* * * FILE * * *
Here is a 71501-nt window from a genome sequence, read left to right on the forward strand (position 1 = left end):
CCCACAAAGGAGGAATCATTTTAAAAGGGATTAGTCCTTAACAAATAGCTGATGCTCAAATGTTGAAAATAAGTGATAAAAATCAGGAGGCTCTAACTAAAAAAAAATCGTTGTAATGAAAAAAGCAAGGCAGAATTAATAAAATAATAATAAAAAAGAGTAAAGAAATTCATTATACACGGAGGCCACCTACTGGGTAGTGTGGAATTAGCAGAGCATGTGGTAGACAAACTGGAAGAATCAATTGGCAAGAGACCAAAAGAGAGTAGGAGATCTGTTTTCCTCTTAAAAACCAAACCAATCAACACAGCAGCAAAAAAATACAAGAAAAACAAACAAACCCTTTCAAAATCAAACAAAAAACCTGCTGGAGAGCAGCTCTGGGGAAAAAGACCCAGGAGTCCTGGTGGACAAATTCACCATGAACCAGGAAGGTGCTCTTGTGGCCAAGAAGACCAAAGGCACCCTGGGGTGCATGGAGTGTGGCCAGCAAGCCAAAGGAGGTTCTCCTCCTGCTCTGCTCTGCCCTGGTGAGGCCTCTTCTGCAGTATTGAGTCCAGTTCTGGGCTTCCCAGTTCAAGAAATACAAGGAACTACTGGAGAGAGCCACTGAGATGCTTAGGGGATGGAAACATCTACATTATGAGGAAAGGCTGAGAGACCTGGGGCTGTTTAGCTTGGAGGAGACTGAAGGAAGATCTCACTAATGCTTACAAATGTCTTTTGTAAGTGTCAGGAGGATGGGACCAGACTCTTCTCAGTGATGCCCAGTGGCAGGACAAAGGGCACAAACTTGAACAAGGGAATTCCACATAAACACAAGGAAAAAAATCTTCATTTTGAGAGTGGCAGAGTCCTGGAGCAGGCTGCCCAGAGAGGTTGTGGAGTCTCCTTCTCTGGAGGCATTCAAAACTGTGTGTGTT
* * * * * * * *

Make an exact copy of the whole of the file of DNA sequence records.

Here is a 71501-nt window from a genome sequence, read left to right on the forward strand (position 1 = left end):
CCCACAAAGGAGGAATCATTTTAAAAGGGATTAGTCCTTAACAAATAGCTGATGCTCAAATGTTGAAAATAAGTGATAAAAATCAGGAGGCTCTAACTAAAAAAAAATCGTTGTAATGAAAAAAGCAAGGCAGAATTAATAAAATAATAATAAAAAAGAGTAAAGAAATTCATTATACACGGAGGCCACCTACTGGGTAGTGTGGAATTAGCAGAGCATGTGGTAGACAAACTGGAAGAATCAATTGGCAAGAGACCAAAAGAGAGTAGGAGATCTGTTTTCCTCTTAAAAACCAAACCAATCAACACAGCAGCAAAAAAATACAAGAAAAACAAACAAACCCTTTCAAAATCAAACAAAAAACCTGCTGGAGAGCAGCTCTGGGGAAAAAGACCCAGGAGTCCTGGTGGACAAATTCACCATGAACCAGGAAGGTGCTCTTGTGGCCAAGAAGACCAAAGGCACCCTGGGGTGCATGGAGTGTGGCCAGCAAGCCAAAGGAGGTTCTCCTCCTGCTCTGCTCTGCCCTGGTGAGGCCTCTTCTGCAGTATTGAGTCCAGTTCTGGGCTTCCCAGTTCAAGAAATACAAGGAACTACTGGAGAGAGCCACTGAGATGCTTAGGGGATGGAAACATCTACATTATGAGGAAAGGCTGAGAGACCTGGGGCTGTTTAGCTTGGAGGAGACTGAAGGAAGATCTCACTAATGCTTACAAATGTCTTTTGTAAGTGTCAGGAGGATGGGACCAGACTCTTCTCAGTGATGCCCAGTGGCAGGACAAAGGGCACAAACTTGAACAAGGGAATTCCACATAAACACAAGGAAAAAAATCTTCATTTTGAGAGTGGCAGAGTCCTGGAGCAGGCTGCCCAGAGAGGTTGTGGAGTCTCCTTCTCTGGAGGCATTCAAAACTGTGTGTGTT